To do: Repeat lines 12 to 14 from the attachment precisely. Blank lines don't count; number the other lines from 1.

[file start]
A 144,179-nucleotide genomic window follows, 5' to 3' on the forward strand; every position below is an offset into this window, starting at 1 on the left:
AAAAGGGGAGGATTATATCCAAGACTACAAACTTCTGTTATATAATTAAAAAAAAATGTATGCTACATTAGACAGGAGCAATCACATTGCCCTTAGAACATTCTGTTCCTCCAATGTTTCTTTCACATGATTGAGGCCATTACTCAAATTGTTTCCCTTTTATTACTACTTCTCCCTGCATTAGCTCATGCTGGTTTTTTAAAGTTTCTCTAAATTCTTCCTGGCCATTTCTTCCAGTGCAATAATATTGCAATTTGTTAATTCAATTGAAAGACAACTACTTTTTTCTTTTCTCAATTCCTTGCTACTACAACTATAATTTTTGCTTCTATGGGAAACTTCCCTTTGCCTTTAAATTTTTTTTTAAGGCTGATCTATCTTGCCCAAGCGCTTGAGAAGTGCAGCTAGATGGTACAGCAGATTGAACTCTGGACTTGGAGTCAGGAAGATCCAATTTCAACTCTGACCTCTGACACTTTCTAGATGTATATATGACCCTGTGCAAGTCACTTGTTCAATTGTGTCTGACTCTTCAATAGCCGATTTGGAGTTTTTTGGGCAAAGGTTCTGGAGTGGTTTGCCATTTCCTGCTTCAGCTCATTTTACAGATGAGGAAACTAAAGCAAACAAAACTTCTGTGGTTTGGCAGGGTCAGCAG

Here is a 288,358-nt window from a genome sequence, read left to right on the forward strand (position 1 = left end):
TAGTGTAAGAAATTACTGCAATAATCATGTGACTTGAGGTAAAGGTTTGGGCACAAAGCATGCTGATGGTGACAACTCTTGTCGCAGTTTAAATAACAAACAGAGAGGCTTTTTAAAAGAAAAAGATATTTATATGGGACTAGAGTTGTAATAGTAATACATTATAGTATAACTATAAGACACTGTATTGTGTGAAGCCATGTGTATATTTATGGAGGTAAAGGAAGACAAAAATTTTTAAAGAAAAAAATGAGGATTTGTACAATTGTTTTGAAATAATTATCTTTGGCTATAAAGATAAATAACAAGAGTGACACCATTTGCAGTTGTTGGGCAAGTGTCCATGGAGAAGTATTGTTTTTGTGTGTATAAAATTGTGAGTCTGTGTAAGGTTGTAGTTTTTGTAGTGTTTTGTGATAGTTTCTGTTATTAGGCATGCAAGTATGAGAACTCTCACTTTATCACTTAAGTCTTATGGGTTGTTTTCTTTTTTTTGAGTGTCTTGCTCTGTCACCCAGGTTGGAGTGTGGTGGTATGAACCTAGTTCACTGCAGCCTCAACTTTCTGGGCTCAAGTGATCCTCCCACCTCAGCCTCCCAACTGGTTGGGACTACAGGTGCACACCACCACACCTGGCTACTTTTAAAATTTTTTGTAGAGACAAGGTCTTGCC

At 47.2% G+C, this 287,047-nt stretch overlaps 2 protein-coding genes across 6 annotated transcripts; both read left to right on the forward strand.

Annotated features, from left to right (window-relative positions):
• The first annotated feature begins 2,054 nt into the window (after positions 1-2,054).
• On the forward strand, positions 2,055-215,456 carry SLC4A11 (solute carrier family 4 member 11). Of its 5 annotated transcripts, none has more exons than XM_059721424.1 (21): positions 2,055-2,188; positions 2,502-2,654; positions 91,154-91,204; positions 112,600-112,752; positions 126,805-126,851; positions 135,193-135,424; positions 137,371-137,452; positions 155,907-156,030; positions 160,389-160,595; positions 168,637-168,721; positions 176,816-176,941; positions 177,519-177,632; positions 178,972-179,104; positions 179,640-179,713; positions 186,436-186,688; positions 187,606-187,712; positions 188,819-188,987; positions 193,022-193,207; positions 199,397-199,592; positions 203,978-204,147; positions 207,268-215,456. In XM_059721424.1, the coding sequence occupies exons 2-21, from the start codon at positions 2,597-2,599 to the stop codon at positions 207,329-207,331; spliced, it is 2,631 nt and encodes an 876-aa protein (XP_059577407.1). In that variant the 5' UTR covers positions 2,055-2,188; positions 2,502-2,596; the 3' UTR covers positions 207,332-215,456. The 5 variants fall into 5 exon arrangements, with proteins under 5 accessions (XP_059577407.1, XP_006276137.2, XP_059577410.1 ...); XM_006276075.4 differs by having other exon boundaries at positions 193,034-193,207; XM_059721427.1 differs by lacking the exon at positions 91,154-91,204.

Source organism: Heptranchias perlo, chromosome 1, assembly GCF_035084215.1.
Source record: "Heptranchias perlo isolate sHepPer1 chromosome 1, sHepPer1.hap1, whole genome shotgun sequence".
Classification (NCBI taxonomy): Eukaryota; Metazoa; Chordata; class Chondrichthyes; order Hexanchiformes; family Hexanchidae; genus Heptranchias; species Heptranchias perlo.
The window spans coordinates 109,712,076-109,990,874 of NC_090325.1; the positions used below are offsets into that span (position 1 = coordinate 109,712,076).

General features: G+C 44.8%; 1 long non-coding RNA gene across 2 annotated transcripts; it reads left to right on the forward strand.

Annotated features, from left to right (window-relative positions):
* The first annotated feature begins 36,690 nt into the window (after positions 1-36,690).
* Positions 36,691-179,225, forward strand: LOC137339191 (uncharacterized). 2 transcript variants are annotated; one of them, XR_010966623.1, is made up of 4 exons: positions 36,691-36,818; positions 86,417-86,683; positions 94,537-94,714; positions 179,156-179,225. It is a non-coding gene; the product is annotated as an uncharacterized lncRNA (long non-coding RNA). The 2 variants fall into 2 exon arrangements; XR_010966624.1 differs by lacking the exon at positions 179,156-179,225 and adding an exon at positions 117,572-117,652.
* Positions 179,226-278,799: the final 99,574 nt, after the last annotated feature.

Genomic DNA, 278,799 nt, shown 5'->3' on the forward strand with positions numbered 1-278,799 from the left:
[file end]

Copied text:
The window spans coordinates 109,712,076-109,990,874 of NC_090325.1; the positions used below are offsets into that span (position 1 = coordinate 109,712,076).

General features: G+C 44.8%; 1 long non-coding RNA gene across 2 annotated transcripts; it reads left to right on the forward strand.

Annotated features, from left to right (window-relative positions):